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When should you call the doctor for a fever?
Your child officially has a fever when the thermometer reads 100.4 F. or higher, according to the American Academy of Pediatrics. When it warrants a call to your doctor, however, varies by age:
• If your child is under 2 months, call if his temperature is 100.4 F
• If your child is 3 to 6 months, call if his temperature is 101 F
• If your child is over 6 months, call if his temperature is 103 F
You should also call the doctor if your child is lethargic, irritable, has a sore throat or ear or stomach pain, regardless of how high or low her fever is, since how your child acts and feels is usually a better indicator of how sick she is than temperature alone. In fact, if your child has a high fever that doesn't necessarily mean she's sicker than if she has a low-grade one. (Can't find any obvious source of infection? That also warrants a call.) And always get help immediately if you have a feverish baby under 3 months old, no matter what her symptoms are. Infants that young are more susceptible to certain types of infections, so your pediatrician needs to rule out serious illnesses right away. --Avery Hurt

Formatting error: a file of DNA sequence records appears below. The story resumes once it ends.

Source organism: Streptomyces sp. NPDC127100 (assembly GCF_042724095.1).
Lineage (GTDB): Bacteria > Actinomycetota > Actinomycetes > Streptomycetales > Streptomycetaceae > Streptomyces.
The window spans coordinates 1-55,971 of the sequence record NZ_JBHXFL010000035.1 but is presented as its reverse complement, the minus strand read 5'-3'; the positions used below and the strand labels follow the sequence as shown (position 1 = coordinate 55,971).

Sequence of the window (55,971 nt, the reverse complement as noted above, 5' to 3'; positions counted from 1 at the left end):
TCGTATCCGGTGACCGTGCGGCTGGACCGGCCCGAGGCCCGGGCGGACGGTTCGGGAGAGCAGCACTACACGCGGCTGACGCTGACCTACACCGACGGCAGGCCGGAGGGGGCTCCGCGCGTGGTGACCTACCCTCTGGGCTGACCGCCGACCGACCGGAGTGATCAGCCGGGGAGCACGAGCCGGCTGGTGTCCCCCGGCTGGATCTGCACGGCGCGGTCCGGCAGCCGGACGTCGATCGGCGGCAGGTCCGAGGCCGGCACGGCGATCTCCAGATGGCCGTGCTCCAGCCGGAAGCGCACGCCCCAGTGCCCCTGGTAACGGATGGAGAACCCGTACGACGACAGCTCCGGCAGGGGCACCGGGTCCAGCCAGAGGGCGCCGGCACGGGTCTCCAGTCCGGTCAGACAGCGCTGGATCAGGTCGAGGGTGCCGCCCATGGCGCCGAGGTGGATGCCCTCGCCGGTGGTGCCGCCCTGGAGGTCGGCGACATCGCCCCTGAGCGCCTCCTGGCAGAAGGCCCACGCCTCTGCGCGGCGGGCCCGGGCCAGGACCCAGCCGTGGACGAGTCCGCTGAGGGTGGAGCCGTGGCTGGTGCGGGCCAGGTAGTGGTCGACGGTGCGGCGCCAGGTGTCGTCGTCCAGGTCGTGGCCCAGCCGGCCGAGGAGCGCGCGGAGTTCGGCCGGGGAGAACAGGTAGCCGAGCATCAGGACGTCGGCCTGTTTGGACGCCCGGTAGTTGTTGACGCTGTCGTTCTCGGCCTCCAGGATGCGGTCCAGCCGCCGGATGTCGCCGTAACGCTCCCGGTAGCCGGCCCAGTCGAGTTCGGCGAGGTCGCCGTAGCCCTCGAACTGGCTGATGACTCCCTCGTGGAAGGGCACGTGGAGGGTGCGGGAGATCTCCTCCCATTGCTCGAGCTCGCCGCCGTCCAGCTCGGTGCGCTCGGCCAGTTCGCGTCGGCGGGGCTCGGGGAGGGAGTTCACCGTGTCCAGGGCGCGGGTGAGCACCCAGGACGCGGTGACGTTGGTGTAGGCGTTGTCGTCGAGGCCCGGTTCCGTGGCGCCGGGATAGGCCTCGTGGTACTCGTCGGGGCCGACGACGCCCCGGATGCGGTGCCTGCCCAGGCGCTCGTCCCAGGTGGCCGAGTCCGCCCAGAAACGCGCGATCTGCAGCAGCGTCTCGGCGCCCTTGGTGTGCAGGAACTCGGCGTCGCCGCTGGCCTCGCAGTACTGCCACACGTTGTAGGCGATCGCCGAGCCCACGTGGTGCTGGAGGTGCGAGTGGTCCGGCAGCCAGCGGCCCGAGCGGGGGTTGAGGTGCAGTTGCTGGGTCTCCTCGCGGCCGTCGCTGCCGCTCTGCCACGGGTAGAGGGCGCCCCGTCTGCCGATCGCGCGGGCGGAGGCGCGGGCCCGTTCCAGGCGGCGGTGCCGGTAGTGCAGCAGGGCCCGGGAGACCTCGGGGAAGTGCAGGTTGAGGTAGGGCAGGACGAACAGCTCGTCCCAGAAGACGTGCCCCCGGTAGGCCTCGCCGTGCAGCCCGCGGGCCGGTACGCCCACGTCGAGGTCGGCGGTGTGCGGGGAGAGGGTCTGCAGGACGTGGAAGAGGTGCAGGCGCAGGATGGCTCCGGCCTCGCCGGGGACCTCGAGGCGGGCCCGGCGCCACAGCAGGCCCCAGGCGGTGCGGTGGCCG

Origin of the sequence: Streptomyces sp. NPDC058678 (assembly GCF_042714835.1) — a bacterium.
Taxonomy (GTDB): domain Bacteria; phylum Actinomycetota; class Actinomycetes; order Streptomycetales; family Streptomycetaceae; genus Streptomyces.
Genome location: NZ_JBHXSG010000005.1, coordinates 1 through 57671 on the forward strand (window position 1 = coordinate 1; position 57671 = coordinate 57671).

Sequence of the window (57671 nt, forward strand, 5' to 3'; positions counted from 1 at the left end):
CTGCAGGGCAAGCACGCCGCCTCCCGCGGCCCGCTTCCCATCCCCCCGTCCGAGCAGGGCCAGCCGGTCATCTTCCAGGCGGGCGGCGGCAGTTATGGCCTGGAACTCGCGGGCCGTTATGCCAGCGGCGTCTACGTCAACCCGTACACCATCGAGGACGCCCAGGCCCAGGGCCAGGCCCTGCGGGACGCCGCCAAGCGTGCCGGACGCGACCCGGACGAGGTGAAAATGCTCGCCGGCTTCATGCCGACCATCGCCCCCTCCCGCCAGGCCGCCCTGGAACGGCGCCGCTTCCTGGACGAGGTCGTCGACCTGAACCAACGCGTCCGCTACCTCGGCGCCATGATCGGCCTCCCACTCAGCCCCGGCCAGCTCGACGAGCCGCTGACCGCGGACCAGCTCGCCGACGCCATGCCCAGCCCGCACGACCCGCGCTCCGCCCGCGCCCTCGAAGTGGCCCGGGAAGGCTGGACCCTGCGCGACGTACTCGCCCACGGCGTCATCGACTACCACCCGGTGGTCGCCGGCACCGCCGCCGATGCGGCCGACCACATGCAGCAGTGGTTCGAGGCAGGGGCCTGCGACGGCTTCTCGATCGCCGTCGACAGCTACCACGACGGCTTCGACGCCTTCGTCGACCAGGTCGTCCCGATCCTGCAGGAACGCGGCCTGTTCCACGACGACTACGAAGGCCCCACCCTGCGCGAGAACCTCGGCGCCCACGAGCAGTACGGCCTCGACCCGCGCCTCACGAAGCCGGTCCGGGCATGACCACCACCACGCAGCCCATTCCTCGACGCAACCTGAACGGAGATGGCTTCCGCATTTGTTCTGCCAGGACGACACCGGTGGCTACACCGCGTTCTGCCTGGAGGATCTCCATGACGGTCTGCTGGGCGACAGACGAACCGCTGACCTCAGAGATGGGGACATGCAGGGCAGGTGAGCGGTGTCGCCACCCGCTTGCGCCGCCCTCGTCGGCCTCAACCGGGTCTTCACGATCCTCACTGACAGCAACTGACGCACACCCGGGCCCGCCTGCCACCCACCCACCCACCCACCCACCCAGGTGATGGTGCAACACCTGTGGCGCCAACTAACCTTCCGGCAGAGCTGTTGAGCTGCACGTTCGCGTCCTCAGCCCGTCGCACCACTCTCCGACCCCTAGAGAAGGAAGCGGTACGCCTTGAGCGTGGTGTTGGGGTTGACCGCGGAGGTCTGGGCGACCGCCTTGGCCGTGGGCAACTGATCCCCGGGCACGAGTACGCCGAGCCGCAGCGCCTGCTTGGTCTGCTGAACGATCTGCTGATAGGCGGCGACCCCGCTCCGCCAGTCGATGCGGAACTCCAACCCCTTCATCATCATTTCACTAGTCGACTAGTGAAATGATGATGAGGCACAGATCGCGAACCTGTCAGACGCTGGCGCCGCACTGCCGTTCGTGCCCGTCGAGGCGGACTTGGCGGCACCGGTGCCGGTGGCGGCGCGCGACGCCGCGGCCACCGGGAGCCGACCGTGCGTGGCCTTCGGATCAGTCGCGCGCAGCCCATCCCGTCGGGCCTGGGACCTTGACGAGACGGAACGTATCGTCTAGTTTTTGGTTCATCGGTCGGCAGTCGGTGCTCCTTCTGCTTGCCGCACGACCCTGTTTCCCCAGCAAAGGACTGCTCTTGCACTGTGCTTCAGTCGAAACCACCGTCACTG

Originally published in Parents magazine, October 2007. Updated 2009
The answers from our experts are for educational purposes only. Please always refer to your child's pediatrician and mental health expert for more in-depth advice.